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Indebted Caribbean tax havens look to tax foreign investors

Industry analysts say new fees and taxes could bring in needed money to a region where some debts are near that of Greece. But could they scare off investors?

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'The need to raise revenue'

In the BVI, Mr. Smith proposed an increase in trade license fees, which businesses are required to purchase to operate there, and to base work permit fees on salary levels, meaning higher-paid workers, many coming from large companies with multimillion dollar payrolls, would pay more. His counterpart in the Cayman Islands has proposed an increase in registration fees for hedge funds. And in the Bahamas, the government is considering a sales or value added tax as well as a broad-based corporate tax for the first time.

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“This is coming from the same pressure that is affecting other governments around the world: the need to raise revenue,” says Bruce Zagaris, a Washington-based lawyer who has advised Caribbean governments on tax matters. “Small countries, like those in the Caribbean, are more limited in the ability to raise revenue. In many, such as the Bahamas and Cayman Islands, there is no income tax.”

Places like St. Kitts & Nevis and Barbados are among the world’s most indebted governments, with debt-to-gross domestic product ratios of 151 percent and 118 percent, respectively, according to International Monetary Fund (IMF) data. Much-maligned Greece’s debt is only slightly higher at 161 percent, according to the European commission.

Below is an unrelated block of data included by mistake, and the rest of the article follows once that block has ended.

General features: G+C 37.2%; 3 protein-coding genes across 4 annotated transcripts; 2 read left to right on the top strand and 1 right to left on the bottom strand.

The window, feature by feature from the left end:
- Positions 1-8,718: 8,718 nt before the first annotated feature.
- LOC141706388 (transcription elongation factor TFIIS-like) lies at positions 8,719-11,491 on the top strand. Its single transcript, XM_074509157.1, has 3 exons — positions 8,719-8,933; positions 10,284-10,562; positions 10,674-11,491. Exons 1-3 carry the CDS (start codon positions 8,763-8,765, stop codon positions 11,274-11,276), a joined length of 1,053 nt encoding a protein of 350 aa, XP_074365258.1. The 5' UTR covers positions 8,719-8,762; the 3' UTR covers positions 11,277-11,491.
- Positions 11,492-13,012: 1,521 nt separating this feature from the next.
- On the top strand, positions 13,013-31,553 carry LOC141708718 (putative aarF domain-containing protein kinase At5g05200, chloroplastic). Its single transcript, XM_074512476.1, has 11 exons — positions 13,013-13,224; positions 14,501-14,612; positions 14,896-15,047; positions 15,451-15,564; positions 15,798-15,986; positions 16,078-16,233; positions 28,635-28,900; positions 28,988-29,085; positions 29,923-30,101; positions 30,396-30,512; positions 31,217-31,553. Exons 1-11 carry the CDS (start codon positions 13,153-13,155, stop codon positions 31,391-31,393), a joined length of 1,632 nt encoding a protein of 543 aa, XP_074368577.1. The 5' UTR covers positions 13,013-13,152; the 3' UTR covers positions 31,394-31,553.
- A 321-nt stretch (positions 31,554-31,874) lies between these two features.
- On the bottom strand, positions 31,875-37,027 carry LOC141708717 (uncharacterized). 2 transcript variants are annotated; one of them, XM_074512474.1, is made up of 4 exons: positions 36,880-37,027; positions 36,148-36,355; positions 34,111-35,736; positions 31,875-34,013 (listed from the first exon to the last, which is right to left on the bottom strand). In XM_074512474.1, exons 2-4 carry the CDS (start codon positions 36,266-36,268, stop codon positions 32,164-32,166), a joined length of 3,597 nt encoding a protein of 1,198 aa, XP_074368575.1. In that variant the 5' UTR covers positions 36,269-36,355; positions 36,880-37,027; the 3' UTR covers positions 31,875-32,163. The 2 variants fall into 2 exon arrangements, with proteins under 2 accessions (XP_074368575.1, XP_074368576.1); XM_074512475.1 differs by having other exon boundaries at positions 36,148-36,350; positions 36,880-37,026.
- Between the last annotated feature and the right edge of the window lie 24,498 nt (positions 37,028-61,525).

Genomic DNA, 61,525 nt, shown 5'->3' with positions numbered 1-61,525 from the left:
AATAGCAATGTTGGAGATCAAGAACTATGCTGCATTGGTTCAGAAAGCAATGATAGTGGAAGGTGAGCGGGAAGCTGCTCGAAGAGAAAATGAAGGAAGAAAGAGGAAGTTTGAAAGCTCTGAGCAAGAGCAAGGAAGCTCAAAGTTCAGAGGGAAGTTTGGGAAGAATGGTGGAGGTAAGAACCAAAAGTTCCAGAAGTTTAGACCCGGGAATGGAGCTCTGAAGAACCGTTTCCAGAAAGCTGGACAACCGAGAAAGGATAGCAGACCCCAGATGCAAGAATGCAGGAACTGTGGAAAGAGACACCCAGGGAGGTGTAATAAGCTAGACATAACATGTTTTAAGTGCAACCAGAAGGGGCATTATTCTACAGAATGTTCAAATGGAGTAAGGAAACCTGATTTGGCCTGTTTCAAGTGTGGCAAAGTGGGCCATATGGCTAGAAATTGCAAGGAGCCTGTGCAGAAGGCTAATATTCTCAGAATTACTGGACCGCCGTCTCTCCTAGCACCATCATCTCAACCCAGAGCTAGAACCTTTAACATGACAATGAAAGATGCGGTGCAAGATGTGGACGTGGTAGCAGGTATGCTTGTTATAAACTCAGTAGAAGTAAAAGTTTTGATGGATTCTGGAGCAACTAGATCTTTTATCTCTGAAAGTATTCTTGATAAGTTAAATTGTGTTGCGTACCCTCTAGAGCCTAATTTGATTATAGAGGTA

Raising taxes is never easy or popular. But taxes are generally so low or nonexistent in the Caribbean that raising them comes only in dire straits.

“In the Bahamas, we’re approaching a debt ratio of 50 percent, which is not as high as some other places in the Caribbean, but it’s too high for us,” says a high-ranking member of the Bahamas Ministry of Finance whose name was withheld because he is not authorized to speak on the record. “So we have to increase the level of tax we collect to balance it out.”

The government is considering a broad-based consumption tax on goods and services, which would directly impact locals. A corporate tax, which would impact the tens of thousands of international companies registered there, is less likely, but it is “on the table,” he says.  “The IMF has always indicated to us that a broad-based corporate tax would be a remedy.”

But there is little fear that such a tax would chase away corporations.

“These amounts are so small compared to the level of money that is being made and invested,” says Andrew Schneider, president and chief executive of Global Hedge Fund Advisors, which has helped numerous hedge funds establish in the Caribbean.

Assets in the Cayman Islands total more than $1.6 trillion, while the proposed registration fees would total less than $3 million.


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